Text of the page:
GOP lawmakers introduce impeachment against Rosenstein

GOP lawmakers introduce impeachment against Rosenstein

GOP lawmakers introduce impeachment against Rosenstein

A group of 11 House conservatives on Wednesday introduced articles of impeachment against Deputy Attorney General Rod Rosenstein, the Justice Department official who oversees special counsel Robert Mueller's Russian Federation investigation.

Meadows quickly backed off the impeachment effort, saying that for now he would consider bringing contempt of Congress charges against Justice Department officials instead.

He also says Rosenstein's back-and-forth with congressional Republicans over document requests doesn't rise to the level of "high crimes and misdemeanors" that would warrant impeachment under the Constitution.

The House of Representatives wrapped up legislative business on Thursday without considering articles of impeachment against Deputy Attorney General Rod Rosenstein, punting the potential showdown until September and affording the Department of Justice five more weeks to comply with a congressional subpoena.

The whole impeachment effort is absurd on its face.

Republican lawmakers closely aligned with President Donald had been floating the notion of Mr. Rosenstein's impeachment for several months, citing frustration with what they see as slow-walking their inquiry into perceived political bias against President at the Federal Bureau of Investigation.

"I hope that they lay down a gauntlet and show these folks that we're not just going to accept this", Rep. Tom Rice, R-S.C., told ABC News. "Jim Jordan (R-OH) and several colleagues to impeach Rod Rosenstein", said Rep. Mark Meadows (R-NC) in a tweet.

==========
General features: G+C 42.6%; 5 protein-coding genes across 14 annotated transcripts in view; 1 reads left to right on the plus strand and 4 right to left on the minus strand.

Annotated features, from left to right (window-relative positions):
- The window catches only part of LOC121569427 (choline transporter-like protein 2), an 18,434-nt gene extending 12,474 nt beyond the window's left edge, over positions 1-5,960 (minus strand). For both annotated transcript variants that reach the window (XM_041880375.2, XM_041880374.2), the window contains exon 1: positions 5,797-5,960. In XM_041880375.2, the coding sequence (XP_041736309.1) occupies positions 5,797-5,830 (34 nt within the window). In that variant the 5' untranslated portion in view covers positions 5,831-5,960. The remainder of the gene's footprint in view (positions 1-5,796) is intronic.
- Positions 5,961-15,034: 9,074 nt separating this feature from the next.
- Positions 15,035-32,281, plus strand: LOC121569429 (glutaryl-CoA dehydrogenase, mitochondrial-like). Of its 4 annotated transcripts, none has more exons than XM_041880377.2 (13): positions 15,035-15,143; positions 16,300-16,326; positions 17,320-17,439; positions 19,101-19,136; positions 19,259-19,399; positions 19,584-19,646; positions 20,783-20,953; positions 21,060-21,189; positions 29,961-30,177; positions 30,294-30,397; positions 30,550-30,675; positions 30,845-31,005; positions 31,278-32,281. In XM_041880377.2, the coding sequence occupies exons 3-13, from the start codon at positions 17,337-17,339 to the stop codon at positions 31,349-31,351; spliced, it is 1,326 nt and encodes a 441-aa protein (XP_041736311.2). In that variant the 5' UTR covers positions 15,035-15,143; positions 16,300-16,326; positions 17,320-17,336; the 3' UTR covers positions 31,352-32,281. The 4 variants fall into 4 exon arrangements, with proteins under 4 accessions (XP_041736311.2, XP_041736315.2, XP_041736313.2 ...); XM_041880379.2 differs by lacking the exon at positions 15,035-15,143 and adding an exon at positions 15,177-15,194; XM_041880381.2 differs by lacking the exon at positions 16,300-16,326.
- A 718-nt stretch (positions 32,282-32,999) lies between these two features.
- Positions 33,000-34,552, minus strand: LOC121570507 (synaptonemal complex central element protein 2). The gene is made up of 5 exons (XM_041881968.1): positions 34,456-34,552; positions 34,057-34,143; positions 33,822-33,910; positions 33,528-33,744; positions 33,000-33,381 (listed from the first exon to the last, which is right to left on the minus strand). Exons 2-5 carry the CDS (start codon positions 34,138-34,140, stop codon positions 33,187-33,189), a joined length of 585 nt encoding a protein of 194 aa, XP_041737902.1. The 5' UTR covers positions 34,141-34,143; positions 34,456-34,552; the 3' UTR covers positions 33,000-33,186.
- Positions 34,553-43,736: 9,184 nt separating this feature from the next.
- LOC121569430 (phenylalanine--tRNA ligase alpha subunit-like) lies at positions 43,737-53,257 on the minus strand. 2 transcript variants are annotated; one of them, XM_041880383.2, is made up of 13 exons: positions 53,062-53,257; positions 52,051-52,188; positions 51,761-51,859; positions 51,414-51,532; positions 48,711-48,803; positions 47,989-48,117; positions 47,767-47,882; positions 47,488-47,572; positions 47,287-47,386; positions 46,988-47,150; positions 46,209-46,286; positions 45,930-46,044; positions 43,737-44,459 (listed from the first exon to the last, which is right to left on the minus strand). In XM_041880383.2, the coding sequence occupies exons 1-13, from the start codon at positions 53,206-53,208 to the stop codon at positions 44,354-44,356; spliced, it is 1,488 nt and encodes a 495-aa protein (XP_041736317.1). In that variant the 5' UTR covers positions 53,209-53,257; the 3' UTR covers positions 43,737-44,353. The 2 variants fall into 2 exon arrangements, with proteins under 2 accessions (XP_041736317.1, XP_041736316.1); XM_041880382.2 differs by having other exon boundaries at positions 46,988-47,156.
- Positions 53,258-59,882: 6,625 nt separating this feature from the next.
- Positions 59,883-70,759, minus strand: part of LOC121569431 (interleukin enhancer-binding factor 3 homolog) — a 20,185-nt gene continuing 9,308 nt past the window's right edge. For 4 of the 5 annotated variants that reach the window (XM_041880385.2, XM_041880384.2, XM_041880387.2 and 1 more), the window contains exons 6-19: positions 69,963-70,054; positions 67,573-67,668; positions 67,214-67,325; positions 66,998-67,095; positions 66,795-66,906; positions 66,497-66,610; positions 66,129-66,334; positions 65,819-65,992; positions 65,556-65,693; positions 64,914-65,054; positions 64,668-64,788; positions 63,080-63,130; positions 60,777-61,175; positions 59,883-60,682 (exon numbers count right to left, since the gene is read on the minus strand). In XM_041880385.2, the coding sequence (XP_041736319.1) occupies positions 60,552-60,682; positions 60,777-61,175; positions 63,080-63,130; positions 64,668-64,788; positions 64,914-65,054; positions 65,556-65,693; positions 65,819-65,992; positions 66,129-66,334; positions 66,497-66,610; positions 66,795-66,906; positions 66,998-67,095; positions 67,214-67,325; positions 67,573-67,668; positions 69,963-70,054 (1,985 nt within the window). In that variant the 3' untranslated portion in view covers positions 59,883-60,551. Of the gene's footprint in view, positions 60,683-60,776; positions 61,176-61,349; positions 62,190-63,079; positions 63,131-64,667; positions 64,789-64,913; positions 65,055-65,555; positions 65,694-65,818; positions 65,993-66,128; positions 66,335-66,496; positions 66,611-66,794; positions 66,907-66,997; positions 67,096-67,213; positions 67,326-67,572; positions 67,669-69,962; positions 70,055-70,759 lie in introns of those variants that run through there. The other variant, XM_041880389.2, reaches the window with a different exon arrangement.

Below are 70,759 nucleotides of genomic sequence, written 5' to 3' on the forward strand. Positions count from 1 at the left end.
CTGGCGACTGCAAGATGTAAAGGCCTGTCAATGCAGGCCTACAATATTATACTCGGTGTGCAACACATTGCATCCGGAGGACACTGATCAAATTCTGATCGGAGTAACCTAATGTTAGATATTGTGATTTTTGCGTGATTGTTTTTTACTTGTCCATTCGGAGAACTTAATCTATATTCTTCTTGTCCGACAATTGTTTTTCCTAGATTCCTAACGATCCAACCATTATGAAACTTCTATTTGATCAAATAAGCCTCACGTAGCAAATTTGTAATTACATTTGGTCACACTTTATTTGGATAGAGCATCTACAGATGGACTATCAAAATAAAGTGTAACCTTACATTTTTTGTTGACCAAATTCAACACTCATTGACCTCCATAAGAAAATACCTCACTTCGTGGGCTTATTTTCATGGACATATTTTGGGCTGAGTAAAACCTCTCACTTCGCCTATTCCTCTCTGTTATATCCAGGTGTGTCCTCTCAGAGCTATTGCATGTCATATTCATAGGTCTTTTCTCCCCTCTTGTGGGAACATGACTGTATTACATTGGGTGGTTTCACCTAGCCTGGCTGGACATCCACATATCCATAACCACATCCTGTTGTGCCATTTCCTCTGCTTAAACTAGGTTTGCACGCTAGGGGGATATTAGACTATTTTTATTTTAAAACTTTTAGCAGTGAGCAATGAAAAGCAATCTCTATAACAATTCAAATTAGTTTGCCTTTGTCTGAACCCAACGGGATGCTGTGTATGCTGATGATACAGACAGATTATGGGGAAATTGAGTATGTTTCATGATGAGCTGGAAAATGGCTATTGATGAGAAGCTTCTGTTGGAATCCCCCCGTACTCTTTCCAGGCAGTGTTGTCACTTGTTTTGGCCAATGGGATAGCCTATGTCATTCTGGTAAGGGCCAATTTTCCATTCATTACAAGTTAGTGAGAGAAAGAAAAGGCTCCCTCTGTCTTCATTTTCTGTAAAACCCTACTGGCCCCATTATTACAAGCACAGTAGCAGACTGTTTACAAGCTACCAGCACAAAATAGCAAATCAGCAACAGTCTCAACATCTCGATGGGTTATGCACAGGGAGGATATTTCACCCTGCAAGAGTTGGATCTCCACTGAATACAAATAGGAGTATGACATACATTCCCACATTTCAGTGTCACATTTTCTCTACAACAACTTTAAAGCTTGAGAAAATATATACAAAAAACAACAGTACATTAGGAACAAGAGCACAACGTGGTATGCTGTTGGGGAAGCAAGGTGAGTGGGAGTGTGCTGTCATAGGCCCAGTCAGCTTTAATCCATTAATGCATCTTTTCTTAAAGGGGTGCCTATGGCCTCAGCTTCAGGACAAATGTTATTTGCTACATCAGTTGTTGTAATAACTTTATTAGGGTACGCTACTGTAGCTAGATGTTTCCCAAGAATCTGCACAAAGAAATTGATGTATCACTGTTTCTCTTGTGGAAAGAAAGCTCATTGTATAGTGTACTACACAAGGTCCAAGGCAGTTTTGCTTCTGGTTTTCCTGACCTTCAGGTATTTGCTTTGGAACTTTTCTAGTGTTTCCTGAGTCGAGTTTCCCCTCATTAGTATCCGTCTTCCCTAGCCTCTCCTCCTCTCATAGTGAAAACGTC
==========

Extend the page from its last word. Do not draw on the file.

"I want the documents and I'm not a big fan of drama, I like the documents", the South Carolina Republican said, explaining that he opposes impeachment because it's punishment and not a remedy to obtaining the documents in question.

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So far, neither GOP leadership or the Justice Department's top brass are following suit.

Democrats meanwhile have accused Republicans of simply trying to discredit the FBI and undermine the Mueller investigation.

Meadows, Jordan and others, including Intelligence Chairman Devin Nunes, have for months been accusing Rosenstein of obstructing their efforts to get to the bottom of anti-Trump bias that they say infected the FBI and Justice Department during its probe of Democrat Hillary Clinton's emails and early in the continuing investigation into Russian interference in the 2016 elections. Democrats have accused Republicans of trying to discredit the Justice Department, and, by extension, the special counsel's probe into Russian interference in the 2016 US election. President Donald Trump has fumed about Mueller's probe and repeatedly called it a "witch hunt".

The Department of Justice has already handed over about 880,000 documents to Congress, but Meadows and his conservative allies are seeking more. In response to the measure, Democrats Jerrold Nadler, D-N.Y., Elijah Cummings, D-Md., and Adam Schiff, D-Calif., issued a statement calling it a "direct attack" on Robert Mueller's investigation.

The impeachment resolution was formally introduced after a meeting Wednesday between senior Justice Department officials and Goodlatte, Gowdy, Meadows and Jordan, which Rosenstein did not attend.

For his part, Mr. Rosenstein has thumbed his nose at the lawmakers. That includes four Trump campaign advisers. Gowdy said after the meeting that he was pleased with the department's efforts.

Justice Department officials maintain that lawmakers have been provided with almost all the documents requested by the House Judiciary subpoena from March and that they have been trying to accommodate incoming requests from House Intelligence Chairman Devin Nunes.

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